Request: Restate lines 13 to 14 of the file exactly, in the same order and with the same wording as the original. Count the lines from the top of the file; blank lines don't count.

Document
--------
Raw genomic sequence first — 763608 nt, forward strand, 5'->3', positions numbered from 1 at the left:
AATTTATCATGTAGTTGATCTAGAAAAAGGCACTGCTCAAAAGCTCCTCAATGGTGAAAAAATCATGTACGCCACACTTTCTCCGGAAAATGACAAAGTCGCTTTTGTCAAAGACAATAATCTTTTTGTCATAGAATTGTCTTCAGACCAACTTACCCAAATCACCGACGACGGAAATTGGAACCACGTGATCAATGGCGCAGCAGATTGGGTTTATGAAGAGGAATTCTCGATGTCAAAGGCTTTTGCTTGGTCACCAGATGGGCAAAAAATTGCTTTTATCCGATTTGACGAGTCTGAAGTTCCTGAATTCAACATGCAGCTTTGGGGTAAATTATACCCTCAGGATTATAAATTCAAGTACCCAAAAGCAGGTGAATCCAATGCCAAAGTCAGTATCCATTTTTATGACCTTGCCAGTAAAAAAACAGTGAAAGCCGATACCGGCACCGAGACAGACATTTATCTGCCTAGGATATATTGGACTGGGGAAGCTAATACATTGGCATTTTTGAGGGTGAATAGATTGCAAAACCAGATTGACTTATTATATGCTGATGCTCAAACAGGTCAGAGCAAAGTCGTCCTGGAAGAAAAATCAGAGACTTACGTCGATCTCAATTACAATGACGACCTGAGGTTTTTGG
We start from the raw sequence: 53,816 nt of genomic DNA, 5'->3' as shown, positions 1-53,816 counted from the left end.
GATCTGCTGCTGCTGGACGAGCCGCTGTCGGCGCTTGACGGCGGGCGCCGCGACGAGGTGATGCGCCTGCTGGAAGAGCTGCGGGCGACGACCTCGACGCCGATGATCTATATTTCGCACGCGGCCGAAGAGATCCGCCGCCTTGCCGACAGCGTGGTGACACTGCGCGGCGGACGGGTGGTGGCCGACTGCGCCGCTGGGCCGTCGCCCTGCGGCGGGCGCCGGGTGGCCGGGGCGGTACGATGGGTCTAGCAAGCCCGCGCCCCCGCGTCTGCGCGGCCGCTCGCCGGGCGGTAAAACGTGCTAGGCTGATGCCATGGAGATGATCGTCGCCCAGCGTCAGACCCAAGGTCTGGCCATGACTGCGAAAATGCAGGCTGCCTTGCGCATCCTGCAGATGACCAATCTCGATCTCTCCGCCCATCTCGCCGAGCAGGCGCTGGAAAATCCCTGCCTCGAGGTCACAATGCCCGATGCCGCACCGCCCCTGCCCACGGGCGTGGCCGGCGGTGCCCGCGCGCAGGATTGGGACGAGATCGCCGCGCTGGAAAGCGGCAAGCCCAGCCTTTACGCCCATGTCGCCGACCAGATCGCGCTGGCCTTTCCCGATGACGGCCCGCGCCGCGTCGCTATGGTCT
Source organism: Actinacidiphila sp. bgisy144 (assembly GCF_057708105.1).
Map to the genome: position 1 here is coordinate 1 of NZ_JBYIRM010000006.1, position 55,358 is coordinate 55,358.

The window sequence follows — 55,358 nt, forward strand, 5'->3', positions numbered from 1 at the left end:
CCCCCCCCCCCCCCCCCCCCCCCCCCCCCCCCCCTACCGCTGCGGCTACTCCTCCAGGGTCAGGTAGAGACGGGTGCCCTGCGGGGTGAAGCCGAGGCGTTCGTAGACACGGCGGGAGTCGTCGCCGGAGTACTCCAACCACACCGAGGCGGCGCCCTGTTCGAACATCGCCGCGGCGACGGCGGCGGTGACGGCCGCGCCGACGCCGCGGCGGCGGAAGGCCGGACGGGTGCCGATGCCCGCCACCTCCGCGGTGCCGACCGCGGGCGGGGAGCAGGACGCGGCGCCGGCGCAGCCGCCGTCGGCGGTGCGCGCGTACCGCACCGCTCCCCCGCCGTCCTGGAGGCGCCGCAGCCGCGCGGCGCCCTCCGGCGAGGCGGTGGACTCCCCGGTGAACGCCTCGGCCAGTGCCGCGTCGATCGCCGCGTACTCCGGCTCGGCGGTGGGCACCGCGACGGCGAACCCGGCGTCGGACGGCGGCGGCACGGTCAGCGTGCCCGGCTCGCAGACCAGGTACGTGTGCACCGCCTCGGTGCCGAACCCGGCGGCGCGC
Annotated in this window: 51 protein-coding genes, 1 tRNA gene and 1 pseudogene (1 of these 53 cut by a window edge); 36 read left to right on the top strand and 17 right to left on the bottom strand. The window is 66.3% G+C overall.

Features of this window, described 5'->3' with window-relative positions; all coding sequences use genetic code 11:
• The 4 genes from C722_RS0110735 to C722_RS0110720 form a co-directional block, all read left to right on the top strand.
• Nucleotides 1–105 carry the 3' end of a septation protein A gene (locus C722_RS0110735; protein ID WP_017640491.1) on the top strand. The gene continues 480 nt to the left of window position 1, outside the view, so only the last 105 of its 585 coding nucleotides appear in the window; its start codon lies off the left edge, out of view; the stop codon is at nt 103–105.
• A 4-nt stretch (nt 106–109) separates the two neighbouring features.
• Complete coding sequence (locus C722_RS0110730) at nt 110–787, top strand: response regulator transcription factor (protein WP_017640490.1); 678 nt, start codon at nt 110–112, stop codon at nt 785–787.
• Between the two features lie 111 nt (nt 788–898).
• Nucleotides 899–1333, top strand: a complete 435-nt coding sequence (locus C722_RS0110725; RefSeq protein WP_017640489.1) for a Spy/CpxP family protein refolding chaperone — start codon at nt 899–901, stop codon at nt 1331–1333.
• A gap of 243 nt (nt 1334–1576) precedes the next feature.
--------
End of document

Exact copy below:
• A 4-nt stretch (nt 106–109) separates the two neighbouring features.
• Complete coding sequence (locus C722_RS0110730) at nt 110–787, top strand: response regulator transcription factor (protein WP_017640490.1); 678 nt, start codon at nt 110–112, stop codon at nt 785–787.